The Rise Of Bob Dylan

Bob Dylan was born Robert Zimmerman in 1941 and is a singer and a songwriter who has been very influential in the pop music culture for over five decades. Dylan’s youth was spent in Duluth and Hibbing Minnesota where he listened ardently to the radio as a youth, to blues and country stations.

He and some friends formed several bands in high school and sang covers of Elvis Presley and Little Richard. In one talent show, the music was so loud that the principal cut the microphone.

While attending the University of Minnesota he performed at the Ten O’Clock Scholar, a coffeehouse near the campus, and got heavily involved in the Folk Music scene. It was here that he changed his name to Bob Dylan, being influenced by the poetry of Dylan Thomas, according to Dylan.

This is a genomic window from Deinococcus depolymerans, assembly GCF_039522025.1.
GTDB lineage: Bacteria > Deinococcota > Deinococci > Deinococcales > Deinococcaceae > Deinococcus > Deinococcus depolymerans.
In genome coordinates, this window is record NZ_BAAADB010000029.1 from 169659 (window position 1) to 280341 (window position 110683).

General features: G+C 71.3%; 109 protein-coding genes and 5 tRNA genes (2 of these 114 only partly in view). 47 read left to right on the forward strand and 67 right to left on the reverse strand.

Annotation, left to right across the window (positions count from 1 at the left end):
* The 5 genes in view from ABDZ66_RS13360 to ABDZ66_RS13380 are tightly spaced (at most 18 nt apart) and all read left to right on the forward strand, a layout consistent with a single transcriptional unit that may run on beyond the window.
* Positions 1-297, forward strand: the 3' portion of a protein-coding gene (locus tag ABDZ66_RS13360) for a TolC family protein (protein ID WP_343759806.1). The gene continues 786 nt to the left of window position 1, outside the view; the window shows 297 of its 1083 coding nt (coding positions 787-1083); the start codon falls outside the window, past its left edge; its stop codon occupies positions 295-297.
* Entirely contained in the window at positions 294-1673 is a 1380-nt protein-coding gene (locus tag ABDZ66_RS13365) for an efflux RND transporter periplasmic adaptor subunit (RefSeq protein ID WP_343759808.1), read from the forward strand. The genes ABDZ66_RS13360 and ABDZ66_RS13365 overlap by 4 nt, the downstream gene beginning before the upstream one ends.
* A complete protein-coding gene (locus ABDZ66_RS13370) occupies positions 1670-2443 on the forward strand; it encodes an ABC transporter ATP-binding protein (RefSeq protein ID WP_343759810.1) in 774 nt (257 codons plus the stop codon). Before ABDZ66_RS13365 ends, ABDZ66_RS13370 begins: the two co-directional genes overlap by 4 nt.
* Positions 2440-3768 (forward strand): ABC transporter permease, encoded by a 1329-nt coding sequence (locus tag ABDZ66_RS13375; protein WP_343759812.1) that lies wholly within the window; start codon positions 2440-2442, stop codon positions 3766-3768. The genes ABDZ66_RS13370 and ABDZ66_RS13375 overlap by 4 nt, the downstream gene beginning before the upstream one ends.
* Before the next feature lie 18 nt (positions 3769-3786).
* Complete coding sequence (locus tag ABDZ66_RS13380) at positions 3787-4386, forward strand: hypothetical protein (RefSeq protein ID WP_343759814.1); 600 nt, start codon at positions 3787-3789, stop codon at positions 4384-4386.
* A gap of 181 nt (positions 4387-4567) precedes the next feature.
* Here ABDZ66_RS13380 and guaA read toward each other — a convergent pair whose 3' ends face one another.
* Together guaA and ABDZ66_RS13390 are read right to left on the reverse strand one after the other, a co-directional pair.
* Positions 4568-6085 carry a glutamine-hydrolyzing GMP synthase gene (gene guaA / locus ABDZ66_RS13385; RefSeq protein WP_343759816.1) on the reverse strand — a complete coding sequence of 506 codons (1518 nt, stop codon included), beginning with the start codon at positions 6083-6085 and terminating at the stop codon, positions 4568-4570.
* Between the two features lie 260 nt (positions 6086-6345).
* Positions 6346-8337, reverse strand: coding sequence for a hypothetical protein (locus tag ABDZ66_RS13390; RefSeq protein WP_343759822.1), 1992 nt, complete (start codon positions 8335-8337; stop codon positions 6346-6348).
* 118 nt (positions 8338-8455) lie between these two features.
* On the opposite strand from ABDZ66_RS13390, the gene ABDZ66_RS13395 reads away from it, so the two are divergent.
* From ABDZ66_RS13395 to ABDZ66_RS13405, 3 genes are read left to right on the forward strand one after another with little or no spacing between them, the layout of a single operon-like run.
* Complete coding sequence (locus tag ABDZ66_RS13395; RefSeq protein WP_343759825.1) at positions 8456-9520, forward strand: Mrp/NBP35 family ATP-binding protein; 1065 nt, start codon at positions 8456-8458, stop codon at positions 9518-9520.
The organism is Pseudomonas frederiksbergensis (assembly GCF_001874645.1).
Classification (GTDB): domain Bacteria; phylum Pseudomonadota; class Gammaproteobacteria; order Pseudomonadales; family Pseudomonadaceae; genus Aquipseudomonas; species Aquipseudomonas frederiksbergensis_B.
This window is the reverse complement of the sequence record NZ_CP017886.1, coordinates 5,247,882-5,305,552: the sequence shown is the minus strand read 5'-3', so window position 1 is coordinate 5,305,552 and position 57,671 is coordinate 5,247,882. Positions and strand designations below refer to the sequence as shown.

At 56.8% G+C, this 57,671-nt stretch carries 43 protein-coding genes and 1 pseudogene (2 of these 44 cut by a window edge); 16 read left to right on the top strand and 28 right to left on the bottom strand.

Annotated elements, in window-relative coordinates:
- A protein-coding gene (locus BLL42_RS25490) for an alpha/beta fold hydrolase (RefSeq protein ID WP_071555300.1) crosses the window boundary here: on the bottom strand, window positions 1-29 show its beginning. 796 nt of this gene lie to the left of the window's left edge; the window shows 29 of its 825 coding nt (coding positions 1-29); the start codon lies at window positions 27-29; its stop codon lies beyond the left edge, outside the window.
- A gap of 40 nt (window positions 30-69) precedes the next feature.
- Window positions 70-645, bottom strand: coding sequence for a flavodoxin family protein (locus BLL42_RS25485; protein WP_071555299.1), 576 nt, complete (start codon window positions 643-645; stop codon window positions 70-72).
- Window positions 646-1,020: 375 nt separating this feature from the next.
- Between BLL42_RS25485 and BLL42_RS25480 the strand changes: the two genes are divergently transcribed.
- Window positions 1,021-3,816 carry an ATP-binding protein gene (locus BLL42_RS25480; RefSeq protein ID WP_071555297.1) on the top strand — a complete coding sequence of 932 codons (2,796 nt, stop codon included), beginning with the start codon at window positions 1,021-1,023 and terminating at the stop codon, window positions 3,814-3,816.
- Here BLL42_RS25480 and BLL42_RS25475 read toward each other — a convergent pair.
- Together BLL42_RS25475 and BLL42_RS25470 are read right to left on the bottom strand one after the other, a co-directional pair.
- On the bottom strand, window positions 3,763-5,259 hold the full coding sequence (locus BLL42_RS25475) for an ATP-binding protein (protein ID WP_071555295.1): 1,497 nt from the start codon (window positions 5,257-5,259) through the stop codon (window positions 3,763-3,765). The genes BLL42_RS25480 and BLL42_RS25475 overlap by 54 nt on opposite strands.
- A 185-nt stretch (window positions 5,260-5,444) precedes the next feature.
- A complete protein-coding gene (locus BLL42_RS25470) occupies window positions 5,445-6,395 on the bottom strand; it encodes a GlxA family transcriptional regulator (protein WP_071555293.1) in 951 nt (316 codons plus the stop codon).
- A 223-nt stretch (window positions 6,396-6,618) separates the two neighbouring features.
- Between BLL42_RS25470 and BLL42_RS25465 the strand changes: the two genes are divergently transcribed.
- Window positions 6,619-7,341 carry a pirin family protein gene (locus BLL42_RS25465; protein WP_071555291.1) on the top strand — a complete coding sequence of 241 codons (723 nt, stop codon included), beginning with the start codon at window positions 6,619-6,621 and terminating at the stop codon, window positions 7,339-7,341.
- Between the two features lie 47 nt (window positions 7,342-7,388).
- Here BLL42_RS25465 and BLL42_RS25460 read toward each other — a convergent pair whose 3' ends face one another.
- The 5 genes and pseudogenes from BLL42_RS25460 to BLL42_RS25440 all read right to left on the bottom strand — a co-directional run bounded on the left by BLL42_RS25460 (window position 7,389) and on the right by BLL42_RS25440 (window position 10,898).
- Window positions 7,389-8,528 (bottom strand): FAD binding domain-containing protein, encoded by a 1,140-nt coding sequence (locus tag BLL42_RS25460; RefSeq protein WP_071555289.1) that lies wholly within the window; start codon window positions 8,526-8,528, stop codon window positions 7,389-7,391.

In 1960, Dylan quit college after the first year, and in 1961 went to New York where he met his idol Woodie Guthrie, who was in the hospital with Huntington’s Disease.

Dylan began playing in clubs in Greenwich Village and met people who influenced his style such as Odetta, The New Lost City Ramblers, and Tommy Makem. He had a few starts at recording, but they either broke even, or just barely didn’t.

In 1962, Dylan made two important decisions that greatly influenced his career. He legally changed his name to Robert Dylan and he signed a management contract with Albert Grossman.

In 1962, Dylan made an appearance in the UK, and at the end of a performance he performed his new song, “Blowin’ In the Wind,” one of its first public performances. The song became a hit for Peter Paul and Mary and Dylan was off to the races as a songwriter and performer.

Dylan became known for topical songs, or as they were called “protest songs” against the Vietnam War and other political and social situations such as the later collaboration with Joan Baez during the Civil Rights Movement.